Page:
Summit County real estate agents predict how the rise in interest rates will impact local homebuying market |

Summit County real estate agents predict how the rise in interest rates will impact local homebuying market

Most agents are pointing to first-time and local homebuyers as the types of buyers to be most impacted by the increase

One of the units at Lake Haus in Summit Cove was listed for $469,000 and went through the closing process on Friday, March 26, 2022. The final sale price for the unit was $539,780.
Brian Carisch/Courtesy photo

Earlier this month, the Federal Reserve announced a quarter-point interest rate hike in an effort to combat the highest inflation rate seen since the 1970s.

The move is intended to balance out the economy, and as the Fed implements measures like this, some Summit County real estate agents are preparing for the effects these hikes will cause in the real estate market.

Most are in agreement: The types of buyers to feel the impacts of this interest rate hike first will likely be first-time homebuyers and local buyers.

Jeannette Thompson, a real estate agent with Frisco-based Gongloff Group, said last year was the firm’s best year in sales, and she doesn’t imagine it was different for most firms. Sure enough, Coldwell Banker Mountain Properties agent Annie Markuson and Omni Real Estate agent Philip Mervis said the same thing.

Last year was a record-breaking year for the real estate industry. Though all of these agents said year-over-year growth in sales would likely slow, they didn’t necessarily believe that new interest rates would halt second-home owners from buying properties in Summit County — at least not right away.

“I do feel like there will still be growth in the value of homes, and there are still a lot of eager buyers out there — a small handful which are local — that still haven’t found that dream home,” Markuson said.

Mervis said that it is hard to predict what will come from the added interest rates. He said the industry is currently in “uncharted waters” considering the foreign conflicts overseas and that communities are still rebounding from the pandemic. Despite the uncertainty, he guessed that second homeowners and investors, who have the means to lay down a “healthy down payment,” might be less impacted by these rate increases than Summit County’s local population.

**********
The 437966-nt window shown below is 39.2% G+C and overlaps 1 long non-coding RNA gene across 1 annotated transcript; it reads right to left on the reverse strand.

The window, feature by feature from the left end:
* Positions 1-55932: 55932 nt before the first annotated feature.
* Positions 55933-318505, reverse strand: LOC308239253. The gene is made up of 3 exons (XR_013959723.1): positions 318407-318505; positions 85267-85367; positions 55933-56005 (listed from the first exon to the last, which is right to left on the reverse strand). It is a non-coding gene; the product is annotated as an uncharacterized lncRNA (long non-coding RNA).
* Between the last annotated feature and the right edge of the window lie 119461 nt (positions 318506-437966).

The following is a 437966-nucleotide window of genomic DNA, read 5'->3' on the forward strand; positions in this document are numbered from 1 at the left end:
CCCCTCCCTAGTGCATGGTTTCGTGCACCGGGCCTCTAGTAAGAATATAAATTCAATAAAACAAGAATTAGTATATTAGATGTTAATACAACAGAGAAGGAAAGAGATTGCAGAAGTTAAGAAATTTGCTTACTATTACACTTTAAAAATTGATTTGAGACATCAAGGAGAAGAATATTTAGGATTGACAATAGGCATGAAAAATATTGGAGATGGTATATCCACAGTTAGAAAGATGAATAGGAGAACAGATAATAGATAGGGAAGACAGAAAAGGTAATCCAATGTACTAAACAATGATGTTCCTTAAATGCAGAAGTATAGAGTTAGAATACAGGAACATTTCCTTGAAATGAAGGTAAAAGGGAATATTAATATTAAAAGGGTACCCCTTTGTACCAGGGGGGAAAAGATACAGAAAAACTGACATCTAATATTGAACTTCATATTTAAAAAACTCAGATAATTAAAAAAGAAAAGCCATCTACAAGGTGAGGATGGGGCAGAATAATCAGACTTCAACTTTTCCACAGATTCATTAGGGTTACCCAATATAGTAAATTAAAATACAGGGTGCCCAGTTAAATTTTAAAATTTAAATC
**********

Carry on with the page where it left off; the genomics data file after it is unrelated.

“With the confluence of potentially higher property taxes — property prices are still likely to increase, even if the amount of that percentage is lower this year — and then the higher monthly mortgage payments due to rising interest rates, these all point to higher costs for the local buyer,” Mervis said. “However, I don’t think we’ve been seeing the same growth rate in local incomes that folks get from local employment. They are certainly not matching increases.”

Markuson worries about how the local population will be impacted by these hikes, too. She noted that Summit County isn’t always an easy community to carve out a life long term and that housing has long been a struggle, especially in the last year. She said these rate increases won’t make things easier.

“We just really need to keep our local workforce in mind because without a local workforce, we have no community,” Markuson said.

Thompson noted that although local buyers will be impacted immediately, these types of buyers still make up a smaller portion of the overall buyer pool. A vast majority of Summit County’s real estate is bought by second-home owners or investors.

Thompson said these interest rate increases are taking effect during the county’s transitional season and that this time of year is usually when sales start to slow. At the end of May is when they start to pick up again, and it’s then that Thompson said buyers looking to purchase a second home might pause or think twice about whether or not they want to pay more for a property. Thompson estimated that about 40% of sales in the county are paid for by cash with the remaining 60% of sales are bought using some kind of loan.

“Right now — just simply because it’s changed, transitioned — any kind of shock gets our second-home owners to start thinking, start wondering, ‘What are we going to do?’” she said.

Even so, Thompson said there will be some who choose not to buy within the county. When that happens, Thompson guessed that those looking to buy from within the county will have the luxury of taking their time and weighing their options – something that wasn’t always available to buyers during last year’s hot market.

In general, she said those that have money to purchase a home will not be too impacted by these hikes.

“The reality is — and I always say this and it doesn’t sound good — but people who have money have money,” she said. “They did in the recession in ‘08, they still had it, they were still buying, they still paid tons of money to come up here and ski and then they went back home. It’s hard to say at what point they’ll crack and say it’s not a good investment.”

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